• Acknowledge traditional owners. Acknowledge the traditional owners and of Aboriginal people as the custodians of the land at major meetings and events. Let Aboriginal children raise the Aboriginal and Torres Strait Islander flags. Permanently show the flags in your publications, websites, etc.
• Form partnerships. Create positive and productive working partnerships with Aboriginal organisations. Strong relationships bring different skills and perspectives to the table and encourage innovation, success and excellence.
• Sponsor events. Sponsor events in remote Aboriginal communities. Consult with local Aboriginal elders to find out what the community needs, then work with them to help provide these goods or services.

Things to include every day:
• always write “Aboriginal people”, don’t write “Indigenous” or “indigenous”
• invite elders or representatives from Aboriginal communities to tell their story, their view of life
• acknowledge the traditional owners when possible
• involve family, friends, staff to contribute ideas (strengthens awareness of Aboriginal history/culture)
• create a calendar showing Aboriginal events and photos and pieces of information about them
• provide guidance for managers of Aboriginal employees
• create Aboriginal section on the company intranet and/or external internet site
• establish an Aboriginal advisory group
• encourage 3rd parties to demonstrate their engagement/RAP
• develop partnerships with Aboriginal communities
• create Aboriginal sponsorships
• support local Aboriginal programs
• work with the Australian Indigenous Minority Supplier Council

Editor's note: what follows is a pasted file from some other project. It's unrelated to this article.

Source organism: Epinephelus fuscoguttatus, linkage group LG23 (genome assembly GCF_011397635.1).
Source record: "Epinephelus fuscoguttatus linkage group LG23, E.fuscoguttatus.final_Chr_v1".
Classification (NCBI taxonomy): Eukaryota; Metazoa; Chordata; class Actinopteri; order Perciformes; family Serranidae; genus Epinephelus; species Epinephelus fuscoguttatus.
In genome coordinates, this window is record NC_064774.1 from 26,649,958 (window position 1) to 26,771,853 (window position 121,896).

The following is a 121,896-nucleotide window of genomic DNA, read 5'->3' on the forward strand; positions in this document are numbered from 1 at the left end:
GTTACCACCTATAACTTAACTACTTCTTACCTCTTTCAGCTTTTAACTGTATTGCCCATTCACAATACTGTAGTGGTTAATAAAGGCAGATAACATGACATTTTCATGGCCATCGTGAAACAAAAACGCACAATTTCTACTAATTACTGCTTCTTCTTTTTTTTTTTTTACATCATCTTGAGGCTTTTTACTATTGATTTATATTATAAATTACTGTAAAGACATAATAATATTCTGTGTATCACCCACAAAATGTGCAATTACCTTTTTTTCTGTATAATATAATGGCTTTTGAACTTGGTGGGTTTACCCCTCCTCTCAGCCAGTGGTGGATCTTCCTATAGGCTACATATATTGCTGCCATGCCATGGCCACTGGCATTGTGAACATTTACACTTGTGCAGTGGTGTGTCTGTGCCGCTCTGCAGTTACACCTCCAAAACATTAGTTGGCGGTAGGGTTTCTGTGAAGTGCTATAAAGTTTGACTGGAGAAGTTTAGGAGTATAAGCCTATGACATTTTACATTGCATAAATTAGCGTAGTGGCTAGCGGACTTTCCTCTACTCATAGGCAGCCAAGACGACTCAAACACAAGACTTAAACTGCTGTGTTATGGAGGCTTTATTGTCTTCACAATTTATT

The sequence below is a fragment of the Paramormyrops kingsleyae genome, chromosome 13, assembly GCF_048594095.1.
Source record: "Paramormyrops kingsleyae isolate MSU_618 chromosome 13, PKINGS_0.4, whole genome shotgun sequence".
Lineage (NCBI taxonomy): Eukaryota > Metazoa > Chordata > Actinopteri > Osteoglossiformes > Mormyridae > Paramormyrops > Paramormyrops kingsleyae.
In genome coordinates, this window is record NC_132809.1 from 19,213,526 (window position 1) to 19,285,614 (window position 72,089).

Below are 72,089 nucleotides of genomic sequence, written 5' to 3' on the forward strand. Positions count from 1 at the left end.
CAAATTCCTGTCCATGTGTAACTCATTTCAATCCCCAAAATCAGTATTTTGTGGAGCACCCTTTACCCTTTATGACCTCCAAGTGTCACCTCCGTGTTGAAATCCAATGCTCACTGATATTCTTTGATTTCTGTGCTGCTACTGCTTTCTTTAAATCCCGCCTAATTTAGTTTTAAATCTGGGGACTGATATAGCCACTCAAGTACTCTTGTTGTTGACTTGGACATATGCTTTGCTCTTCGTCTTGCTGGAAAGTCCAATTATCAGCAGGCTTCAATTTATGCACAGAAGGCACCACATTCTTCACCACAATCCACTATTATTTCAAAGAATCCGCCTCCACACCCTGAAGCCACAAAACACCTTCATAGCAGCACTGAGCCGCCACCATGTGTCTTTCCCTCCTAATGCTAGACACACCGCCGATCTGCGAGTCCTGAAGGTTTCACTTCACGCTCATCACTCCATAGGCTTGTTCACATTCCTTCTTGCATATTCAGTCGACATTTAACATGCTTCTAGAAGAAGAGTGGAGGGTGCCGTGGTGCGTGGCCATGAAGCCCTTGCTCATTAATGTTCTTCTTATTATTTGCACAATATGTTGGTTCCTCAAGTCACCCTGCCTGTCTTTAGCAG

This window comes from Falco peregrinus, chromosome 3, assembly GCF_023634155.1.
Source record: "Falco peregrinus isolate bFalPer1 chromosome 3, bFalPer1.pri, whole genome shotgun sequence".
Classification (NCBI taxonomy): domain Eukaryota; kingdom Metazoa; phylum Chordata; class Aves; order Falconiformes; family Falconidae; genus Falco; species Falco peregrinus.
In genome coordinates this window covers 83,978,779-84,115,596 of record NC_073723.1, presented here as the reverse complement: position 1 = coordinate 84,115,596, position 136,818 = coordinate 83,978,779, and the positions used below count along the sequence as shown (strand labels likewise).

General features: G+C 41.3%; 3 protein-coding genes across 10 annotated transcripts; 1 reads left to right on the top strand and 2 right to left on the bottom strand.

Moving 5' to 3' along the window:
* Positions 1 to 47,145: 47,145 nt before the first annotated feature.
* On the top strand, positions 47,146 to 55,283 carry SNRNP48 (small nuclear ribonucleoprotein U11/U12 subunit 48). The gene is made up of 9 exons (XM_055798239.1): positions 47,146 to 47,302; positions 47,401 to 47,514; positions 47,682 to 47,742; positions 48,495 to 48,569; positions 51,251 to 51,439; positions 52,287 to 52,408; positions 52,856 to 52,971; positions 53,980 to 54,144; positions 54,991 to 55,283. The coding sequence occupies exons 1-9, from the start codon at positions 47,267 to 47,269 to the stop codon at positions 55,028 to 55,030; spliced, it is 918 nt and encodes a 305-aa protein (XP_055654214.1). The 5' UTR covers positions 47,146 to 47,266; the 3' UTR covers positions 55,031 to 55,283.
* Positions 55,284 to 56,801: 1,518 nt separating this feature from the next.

Eastwick Events has however been privileged to produce NAIDOC Week concerts for the City of Subiaco in 2014, 2015 and 2016 and engaged Welcome to Country speakers and performers to a number of other high profile corporate and government events such as Crab Fest for the City of Mandurah (2014, 2015 and 2016) and various other events.
Eastwick Events also completed Cultural Awareness training and seminars in 2010.
Eastwick Events RAP intends to continue to provide the above whilst furthering engaging Aboriginal and Torres Strait Islanders in both performance and crewing event opportunities to deliver projects for clients that positively influence our society’s wellbeing.
Further Eastwick Events will also actively engage others within the events industry to adopt similar protocols in engaging Aboriginal and Torres Strait Islanders within their teams.
For more information on reconciliation:
• Reconciliation Australia
Reconciliation Australia is an independent, not-for-profit organisation established in 2000 by the former Council for Aboriginal Reconciliation. They are the peak national organisation building and promoting reconciliation between Indigenous and non-Indigenous Australians for the wellbeing of the nation.
• Reconcile.org.au
The Reconcile website was developed pro bono for Reconciliation Australia. Its purpose is to create an online resource for people nationwide to learn and discuss the importance of reconciliation and how we can all go about achieving it.
• Australians for Native Title and Reconciliation (ANTaR)
ANTaR is an independent, national network of mainly non-Indigenous organisations and individuals working in support of justice for Aboriginal and Torres Strait Islander peoples in Australia.

SWC0083